Notebooks

Leszek Kolakowski

10 Apr 2009 17:40

Polish philosopher and historian of philosophy. He's one of a very small number of people who is thoroughly conversant with both the analytical and Continental strains of Western philosophy, and knows the history of their (common) ancestors as well. (I know his familiarity with analytical philosophy comes from having studied under some of the best of the Polish logical empiricists; the other traditions presumably came to him through other professors...) In the '50s he was one of the most prominent revisionist Marxists in Poland, and got himself officially censured by the government after '56. Sometime between then, and 1968, when the Polish government forbid him to teach and he went into exile, he stopped considering himself a Marxist, even a revisionist one ("ultimately, there are better arguments in favor of democracy and freedom than the fact that Marx is not quite so hostile to them as he at first appears"), though still a socialist and (I think) an atheist. His first place of exile was Berkeley, which seems to have been a really horrid shock, as can be seen from various articles he published around that time about the New Left, and it's easy to sympathize with his retreat to Oxford. (Imagine: a non-Marxist socialist, just expelled from a Soviet satrapy, totally immersed in European high culture, plopped into Berkeley in the late '60s, and asked to approve of what the students and soi-disant revolutionaries were up to. Even if one has feeling for both parties, it couldn't have been pretty.)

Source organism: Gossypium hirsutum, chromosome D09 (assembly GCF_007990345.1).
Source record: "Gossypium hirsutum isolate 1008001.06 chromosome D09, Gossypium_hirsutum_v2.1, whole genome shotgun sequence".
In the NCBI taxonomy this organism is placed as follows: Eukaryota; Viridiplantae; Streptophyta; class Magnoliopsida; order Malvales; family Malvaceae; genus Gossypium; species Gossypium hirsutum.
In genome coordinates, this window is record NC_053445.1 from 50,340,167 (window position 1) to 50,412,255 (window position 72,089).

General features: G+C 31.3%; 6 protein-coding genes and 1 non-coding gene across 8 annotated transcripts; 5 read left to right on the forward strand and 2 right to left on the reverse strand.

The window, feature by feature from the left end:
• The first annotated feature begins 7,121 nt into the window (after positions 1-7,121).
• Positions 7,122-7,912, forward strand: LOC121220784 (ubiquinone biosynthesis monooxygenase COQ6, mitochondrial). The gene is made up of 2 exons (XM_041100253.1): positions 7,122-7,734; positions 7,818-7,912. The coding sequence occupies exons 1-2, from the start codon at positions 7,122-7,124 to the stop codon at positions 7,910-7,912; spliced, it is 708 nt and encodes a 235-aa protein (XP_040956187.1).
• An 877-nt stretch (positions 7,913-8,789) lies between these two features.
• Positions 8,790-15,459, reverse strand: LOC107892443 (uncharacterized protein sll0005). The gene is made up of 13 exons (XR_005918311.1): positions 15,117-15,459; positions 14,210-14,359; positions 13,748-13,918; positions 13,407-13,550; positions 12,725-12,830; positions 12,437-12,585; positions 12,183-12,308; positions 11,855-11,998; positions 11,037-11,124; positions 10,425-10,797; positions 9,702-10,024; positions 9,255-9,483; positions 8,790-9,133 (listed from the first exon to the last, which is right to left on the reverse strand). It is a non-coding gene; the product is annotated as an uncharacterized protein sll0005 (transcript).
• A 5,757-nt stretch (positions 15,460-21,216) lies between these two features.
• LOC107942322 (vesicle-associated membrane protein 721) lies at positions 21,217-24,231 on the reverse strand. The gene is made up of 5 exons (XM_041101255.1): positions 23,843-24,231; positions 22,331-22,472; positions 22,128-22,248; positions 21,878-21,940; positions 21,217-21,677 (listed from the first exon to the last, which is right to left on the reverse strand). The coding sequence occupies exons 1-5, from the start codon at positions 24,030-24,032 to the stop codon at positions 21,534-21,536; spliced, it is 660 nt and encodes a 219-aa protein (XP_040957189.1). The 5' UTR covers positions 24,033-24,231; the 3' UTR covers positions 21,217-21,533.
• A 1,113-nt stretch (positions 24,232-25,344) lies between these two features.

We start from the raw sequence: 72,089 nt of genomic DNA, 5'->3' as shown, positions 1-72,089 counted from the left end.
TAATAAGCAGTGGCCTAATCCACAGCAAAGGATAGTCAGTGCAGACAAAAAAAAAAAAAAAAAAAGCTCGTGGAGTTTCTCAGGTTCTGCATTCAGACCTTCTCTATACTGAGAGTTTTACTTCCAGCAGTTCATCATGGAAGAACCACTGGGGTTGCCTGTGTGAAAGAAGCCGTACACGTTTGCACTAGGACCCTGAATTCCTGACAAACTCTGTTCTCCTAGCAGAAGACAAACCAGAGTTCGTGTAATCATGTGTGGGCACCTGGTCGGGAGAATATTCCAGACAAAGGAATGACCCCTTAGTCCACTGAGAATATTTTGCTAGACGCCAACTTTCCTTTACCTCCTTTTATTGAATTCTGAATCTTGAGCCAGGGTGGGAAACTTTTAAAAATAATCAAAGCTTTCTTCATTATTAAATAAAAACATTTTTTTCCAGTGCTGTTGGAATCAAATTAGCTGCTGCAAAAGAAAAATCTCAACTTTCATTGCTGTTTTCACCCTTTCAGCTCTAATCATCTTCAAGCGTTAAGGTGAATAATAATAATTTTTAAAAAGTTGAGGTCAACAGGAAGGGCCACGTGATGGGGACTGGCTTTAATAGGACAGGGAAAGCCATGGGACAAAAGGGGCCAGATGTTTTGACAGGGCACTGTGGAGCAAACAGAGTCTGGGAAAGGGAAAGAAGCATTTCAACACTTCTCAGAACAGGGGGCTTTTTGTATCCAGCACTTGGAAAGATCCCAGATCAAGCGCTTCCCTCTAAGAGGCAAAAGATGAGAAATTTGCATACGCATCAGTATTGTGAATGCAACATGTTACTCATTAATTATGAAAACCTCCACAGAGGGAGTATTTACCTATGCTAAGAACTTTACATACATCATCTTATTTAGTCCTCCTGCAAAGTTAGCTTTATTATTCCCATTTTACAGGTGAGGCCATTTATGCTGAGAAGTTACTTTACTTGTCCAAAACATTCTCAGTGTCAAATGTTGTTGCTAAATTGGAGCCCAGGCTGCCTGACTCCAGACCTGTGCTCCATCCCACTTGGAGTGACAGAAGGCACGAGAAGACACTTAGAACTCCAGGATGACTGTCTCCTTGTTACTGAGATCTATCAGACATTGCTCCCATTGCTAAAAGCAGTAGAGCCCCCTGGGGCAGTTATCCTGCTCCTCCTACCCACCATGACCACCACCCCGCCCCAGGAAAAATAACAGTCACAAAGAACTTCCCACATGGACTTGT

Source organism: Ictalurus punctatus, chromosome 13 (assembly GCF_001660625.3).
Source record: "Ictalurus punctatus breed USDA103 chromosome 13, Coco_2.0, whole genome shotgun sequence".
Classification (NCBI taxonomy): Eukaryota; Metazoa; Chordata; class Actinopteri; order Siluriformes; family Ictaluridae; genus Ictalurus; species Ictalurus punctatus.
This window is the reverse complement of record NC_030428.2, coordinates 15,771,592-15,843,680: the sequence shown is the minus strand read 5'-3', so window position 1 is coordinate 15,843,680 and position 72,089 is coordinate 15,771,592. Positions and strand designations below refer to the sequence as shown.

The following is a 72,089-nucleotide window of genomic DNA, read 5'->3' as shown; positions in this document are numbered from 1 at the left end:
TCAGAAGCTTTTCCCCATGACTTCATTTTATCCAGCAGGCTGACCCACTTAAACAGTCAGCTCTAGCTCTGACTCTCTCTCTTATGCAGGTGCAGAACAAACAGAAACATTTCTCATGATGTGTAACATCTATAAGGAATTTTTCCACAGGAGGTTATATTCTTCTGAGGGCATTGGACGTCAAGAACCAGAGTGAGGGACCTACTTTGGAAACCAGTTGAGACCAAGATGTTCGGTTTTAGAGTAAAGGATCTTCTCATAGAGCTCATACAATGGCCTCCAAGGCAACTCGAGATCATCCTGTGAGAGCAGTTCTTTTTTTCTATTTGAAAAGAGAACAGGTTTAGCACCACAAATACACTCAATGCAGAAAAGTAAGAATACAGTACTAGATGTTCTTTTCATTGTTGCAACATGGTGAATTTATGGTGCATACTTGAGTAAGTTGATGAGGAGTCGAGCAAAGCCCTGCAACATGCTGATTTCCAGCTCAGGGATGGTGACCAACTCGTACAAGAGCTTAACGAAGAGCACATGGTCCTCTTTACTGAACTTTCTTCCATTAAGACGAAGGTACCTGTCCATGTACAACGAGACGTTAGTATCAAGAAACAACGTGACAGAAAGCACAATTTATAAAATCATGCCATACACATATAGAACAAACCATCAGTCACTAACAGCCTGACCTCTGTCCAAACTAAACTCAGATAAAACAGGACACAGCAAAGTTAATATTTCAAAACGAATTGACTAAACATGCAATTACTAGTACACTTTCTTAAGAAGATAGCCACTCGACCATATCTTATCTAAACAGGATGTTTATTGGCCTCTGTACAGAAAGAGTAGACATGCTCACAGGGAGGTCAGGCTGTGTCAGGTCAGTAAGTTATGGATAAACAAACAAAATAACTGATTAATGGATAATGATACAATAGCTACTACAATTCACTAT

Kolakowski is of interest, not just as an ex-Name (a very useful and pretty study could be made of the rise and decline of his reputation within the western Left over the last thirty or forty years), but as a superb historian and thinker. To steal his own description of Lukacs, whatever he writes about, he has the subject at his fingers ends, and, what's more, can make it interesting. He even pulls off this trick with the arguments of the Young Hegelians (in Main Currents of Marxism, I) and 17th century theology (in God Owes Us Nothing), subjects which must at times have pretty damn dry even to many of the people directly involved. Kolakowski is nonetheless always able to make clear why people got wrought up about such things, what the issues involved were, how they thought, why they thought that way. His reflections on our current predicament I find less persuasive, perhaps because they don't agree with mine (though I think his views of socialism and Marxism are absolutely on-target). On top of all this, he has a very surprising vein of humor, which shows up more in his essays than his full-length books, e.g. "The Epistemology of the Strip-Tease".


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